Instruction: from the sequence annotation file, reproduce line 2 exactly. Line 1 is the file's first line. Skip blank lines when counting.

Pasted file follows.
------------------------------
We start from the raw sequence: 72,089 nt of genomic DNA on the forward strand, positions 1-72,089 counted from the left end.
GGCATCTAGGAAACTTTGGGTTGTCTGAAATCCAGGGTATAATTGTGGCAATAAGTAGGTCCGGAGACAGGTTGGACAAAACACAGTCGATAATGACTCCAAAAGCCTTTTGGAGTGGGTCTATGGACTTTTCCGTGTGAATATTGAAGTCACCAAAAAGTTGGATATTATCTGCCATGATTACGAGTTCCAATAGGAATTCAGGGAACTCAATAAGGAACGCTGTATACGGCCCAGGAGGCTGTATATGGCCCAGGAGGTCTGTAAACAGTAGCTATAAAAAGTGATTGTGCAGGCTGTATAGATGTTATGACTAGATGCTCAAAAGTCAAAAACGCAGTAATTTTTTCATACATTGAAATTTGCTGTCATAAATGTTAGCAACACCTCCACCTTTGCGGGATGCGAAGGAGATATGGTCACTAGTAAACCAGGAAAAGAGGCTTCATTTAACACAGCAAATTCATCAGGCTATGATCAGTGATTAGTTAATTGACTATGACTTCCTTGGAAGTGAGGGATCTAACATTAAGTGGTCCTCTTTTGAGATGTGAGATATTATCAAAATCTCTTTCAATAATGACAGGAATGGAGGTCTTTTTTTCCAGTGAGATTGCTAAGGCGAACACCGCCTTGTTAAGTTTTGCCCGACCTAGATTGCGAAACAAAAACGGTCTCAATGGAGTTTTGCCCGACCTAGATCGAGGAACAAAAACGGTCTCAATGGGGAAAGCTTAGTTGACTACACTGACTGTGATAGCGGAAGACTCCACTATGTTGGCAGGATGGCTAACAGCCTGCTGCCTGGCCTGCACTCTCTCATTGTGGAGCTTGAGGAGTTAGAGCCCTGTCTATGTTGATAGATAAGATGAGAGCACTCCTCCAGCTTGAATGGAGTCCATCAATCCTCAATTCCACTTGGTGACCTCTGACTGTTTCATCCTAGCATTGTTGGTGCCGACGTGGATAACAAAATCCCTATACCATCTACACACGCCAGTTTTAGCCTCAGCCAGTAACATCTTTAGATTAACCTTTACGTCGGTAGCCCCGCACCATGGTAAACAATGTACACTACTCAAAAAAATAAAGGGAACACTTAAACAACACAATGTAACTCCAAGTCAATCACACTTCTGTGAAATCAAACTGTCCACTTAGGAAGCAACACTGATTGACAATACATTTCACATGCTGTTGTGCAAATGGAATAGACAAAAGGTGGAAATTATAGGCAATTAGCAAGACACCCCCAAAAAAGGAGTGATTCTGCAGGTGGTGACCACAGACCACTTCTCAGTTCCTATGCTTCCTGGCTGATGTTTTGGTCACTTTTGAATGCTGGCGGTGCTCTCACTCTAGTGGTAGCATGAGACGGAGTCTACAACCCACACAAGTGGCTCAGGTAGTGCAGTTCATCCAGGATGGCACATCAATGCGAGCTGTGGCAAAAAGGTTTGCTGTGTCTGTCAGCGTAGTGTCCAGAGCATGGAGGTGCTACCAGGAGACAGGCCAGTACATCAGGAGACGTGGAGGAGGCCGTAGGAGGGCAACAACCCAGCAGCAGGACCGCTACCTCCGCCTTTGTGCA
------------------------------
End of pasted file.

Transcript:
GGCATCTAGGAAACTTTGGGTTGTCTGAAATCCAGGGTATAATTGTGGCAATAAGTAGGTCCGGAGACAGGTTGGACAAAACACAGTCGATAATGACTCCAAAAGCCTTTTGGAGTGGGTCTATGGACTTTTCCGTGTGAATATTGAAGTCACCAAAAAGTTGGATATTATCTGCCATGATTACGAGTTCCAATAGGAATTCAGGGAACTCAATAAGGAACGCTGTATACGGCCCAGGAGGCTGTATATGGCCCAGGAGGTCTGTAAACAGTAGCTATAAAAAGTGATTGTGCAGGCTGTATAGATGTTATGACTAGATGCTCAAAAGTCAAAAACGCAGTAATTTTTTCATACATTGAAATTTGCTGTCATAAATGTTAGCAACACCTCCACCTTTGCGGGATGCGAAGGAGATATGGTCACTAGTAAACCAGGAAAAGAGGCTTCATTTAACACAGCAAATTCATCAGGCTATGATCAGTGATTAGTTAATTGACTATGACTTCCTTGGAAGTGAGGGATCTAACATTAAGTGGTCCTCTTTTGAGATGTGAGATATTATCAAAATCTCTTTCAATAATGACAGGAATGGAGGTCTTTTTTTCCAGTGAGATTGCTAAGGCGAACACCGCCTTGTTAAGTTTTGCCCGACCTAGATTGCGAAACAAAAACGGTCTCAATGGAGTTTTGCCCGACCTAGATCGAGGAACAAAAACGGTCTCAATGGGGAAAGCTTAGTTGACTACACTGACTGTGATAGCGGAAGACTCCACTATGTTGGCAGGATGGCTAACAGCCTGCTGCCTGGCCTGCACTCTCTCATTGTGGAGCTTGAGGAGTTAGAGCCCTGTCTATGTTGATAGATAAGATGAGAGCACTCCTCCAGCTTGAATGGAGTCCATCAATCCTCAATTCCACTTGGTGACCTCTGACTGTTTCATCCTAGCATTGTTGGTGCCGACGTGGATAACAAAATCCCTATACCATCTACACACGCCAGTTTTAGCCTCAGCCAGTAACATCTTTAGATTAACCTTTACGTCGGTAGCCCCGCACCATGGTAAACAATGTACACTACTCAAAAAAATAAAGGGAACACTTAAACAACACAATGTAACTCCAAGTCAATCACACTTCTGTGAAATCAAACTGTCCACTTAGGAAGCAACACTGATTGACAATACATTTCACATGCTGTTGTGCAAATGGAATAGACAAAAGGTGGAAATTATAGGCAATTAGCAAGACACCCCCAAAAAAGGAGTGATTCTGCAGGTGGTGACCACAGACCACTTCTCAGTTCCTATGCTTCCTGGCTGATGTTTTGGTCACTTTTGAATGCTGGCGGTGCTCTCACTCTAGTGGTAGCATGAGACGGAGTCTACAACCCACACAAGTGGCTCAGGTAGTGCAGTTCATCCAGGATGGCACATCAATGCGAGCTGTGGCAAAAAGGTTTGCTGTGTCTGTCAGCGTAGTGTCCAGAGCATGGAGGTGCTACCAGGAGACAGGCCAGTACATCAGGAGACGTGGAGGAGGCCGTAGGAGGGCAACAACCCAGCAGCAGGACCGCTACCTCCGCCTTTGTGCA